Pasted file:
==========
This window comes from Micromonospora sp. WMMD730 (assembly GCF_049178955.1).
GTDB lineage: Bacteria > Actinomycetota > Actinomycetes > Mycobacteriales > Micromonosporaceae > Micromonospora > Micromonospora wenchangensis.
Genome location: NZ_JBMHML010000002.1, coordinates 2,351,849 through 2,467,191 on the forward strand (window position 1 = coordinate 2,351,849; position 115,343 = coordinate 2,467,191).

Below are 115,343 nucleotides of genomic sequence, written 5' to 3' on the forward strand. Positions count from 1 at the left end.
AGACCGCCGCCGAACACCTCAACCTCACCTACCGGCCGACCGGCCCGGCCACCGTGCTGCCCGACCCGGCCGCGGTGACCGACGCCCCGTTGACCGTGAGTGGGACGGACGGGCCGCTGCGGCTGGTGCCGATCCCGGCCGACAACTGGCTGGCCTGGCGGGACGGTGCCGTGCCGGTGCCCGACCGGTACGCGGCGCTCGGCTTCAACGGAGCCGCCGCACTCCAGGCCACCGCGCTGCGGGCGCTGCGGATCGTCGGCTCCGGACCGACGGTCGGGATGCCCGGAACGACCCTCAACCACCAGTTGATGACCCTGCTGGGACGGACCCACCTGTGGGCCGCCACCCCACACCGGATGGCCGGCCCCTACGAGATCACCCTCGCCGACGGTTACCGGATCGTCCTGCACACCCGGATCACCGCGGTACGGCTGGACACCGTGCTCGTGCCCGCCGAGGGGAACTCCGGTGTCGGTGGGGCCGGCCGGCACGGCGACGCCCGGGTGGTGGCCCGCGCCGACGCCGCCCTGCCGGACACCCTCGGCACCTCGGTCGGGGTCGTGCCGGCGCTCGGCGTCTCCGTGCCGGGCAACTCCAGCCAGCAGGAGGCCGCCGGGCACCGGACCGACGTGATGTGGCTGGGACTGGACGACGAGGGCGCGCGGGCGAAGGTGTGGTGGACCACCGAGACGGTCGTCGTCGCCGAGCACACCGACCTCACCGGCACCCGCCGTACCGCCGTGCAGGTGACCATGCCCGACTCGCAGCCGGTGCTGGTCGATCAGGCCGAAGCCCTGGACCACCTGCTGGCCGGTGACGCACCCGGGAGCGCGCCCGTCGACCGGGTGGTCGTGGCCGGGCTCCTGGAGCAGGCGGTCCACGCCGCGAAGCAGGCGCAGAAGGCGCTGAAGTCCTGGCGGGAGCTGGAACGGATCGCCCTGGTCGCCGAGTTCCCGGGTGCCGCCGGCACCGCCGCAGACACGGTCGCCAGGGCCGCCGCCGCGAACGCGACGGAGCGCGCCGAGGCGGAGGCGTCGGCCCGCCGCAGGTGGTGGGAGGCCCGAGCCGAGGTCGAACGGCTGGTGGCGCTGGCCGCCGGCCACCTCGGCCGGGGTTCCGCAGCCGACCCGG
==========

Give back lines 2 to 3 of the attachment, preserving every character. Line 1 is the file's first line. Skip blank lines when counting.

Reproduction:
GTDB lineage: Bacteria > Actinomycetota > Actinomycetes > Mycobacteriales > Micromonosporaceae > Micromonospora > Micromonospora wenchangensis.
Genome location: NZ_JBMHML010000002.1, coordinates 2,351,849 through 2,467,191 on the forward strand (window position 1 = coordinate 2,351,849; position 115,343 = coordinate 2,467,191).